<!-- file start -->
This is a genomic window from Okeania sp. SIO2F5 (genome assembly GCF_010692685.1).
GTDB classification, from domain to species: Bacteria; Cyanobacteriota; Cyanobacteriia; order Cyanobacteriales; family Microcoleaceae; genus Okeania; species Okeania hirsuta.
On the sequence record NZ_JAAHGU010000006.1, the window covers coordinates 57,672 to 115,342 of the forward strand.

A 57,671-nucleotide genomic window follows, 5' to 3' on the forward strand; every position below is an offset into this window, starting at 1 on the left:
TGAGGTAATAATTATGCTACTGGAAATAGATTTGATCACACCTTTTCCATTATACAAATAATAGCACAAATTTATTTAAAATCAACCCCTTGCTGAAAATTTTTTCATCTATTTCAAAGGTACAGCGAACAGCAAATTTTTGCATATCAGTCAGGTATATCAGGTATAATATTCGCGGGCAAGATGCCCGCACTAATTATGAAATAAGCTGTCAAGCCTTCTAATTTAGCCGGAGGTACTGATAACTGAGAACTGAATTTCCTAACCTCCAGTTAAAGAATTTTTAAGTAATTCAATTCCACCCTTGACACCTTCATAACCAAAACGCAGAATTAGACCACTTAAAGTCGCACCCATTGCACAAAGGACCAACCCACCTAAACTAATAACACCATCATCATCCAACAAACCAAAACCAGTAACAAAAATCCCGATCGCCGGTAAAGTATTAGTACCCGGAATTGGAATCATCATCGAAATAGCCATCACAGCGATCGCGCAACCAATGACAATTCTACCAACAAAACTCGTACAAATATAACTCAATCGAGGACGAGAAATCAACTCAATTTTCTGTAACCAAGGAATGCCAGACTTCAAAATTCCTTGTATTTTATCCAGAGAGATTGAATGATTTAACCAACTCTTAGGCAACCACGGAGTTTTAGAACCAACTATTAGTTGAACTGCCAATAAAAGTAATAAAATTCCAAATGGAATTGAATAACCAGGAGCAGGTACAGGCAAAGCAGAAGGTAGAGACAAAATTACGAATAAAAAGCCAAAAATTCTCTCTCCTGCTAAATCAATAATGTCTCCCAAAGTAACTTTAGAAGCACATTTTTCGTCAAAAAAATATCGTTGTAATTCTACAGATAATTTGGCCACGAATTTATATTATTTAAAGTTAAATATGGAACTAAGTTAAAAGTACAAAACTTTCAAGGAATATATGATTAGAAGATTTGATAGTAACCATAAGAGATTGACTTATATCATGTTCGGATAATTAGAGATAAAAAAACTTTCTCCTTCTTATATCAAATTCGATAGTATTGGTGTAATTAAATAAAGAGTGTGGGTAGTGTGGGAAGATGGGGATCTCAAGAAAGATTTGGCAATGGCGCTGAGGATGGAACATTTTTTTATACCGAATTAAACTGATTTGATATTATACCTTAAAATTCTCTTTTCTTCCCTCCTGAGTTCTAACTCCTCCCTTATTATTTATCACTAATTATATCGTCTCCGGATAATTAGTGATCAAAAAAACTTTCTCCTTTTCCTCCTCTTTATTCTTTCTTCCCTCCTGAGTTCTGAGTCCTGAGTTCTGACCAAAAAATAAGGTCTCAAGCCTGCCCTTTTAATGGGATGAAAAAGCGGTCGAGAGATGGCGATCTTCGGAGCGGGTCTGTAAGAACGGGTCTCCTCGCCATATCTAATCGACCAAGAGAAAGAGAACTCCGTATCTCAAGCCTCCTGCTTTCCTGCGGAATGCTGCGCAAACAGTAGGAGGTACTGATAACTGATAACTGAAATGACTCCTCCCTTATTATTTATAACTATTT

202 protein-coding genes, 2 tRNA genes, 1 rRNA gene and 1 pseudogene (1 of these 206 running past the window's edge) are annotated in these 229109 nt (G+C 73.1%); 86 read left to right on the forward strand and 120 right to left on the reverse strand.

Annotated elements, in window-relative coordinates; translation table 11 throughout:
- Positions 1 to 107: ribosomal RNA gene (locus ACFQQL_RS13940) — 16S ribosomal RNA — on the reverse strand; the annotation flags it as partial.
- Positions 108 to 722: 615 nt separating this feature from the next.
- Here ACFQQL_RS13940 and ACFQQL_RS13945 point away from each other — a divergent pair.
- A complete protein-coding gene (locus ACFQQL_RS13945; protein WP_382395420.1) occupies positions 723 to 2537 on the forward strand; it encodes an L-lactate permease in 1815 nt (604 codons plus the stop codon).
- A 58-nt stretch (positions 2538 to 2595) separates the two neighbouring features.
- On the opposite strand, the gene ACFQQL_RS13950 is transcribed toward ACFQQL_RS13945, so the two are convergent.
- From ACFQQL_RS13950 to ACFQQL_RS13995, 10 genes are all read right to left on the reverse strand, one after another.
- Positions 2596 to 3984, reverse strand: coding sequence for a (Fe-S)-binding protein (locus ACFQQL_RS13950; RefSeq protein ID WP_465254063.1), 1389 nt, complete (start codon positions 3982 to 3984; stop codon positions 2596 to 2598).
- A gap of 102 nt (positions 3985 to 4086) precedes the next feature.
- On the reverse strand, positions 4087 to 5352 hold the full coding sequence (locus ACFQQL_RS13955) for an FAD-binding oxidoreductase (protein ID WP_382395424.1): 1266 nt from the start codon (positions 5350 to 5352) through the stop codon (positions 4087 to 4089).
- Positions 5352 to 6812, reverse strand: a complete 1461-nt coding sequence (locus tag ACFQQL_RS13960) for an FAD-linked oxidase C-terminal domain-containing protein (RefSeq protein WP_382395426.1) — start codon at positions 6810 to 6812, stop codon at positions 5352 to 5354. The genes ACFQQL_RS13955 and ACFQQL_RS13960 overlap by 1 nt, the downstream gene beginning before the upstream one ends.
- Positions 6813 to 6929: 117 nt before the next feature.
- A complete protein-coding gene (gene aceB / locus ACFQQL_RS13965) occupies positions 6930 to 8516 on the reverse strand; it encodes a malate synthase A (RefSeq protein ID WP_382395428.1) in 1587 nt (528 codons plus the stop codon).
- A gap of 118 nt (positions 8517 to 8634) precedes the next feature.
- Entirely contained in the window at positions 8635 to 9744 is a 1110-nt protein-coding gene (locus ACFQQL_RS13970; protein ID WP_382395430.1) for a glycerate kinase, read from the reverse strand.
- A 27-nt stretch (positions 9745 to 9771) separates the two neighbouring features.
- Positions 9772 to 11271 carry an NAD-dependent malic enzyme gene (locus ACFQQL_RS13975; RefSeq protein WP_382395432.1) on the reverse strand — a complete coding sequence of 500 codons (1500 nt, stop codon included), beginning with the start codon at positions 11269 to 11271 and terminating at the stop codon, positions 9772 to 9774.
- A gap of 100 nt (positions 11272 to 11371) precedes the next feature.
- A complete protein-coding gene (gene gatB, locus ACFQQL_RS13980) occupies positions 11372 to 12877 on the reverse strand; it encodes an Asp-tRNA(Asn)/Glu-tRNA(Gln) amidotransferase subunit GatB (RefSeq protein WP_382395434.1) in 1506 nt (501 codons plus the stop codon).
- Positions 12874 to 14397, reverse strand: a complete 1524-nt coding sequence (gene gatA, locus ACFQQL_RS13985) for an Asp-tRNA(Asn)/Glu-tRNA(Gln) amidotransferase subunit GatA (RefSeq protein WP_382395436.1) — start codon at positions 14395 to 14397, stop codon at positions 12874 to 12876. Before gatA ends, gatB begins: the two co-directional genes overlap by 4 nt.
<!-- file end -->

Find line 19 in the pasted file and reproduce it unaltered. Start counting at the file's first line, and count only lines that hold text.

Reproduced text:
- Positions 6813 to 6929: 117 nt before the next feature.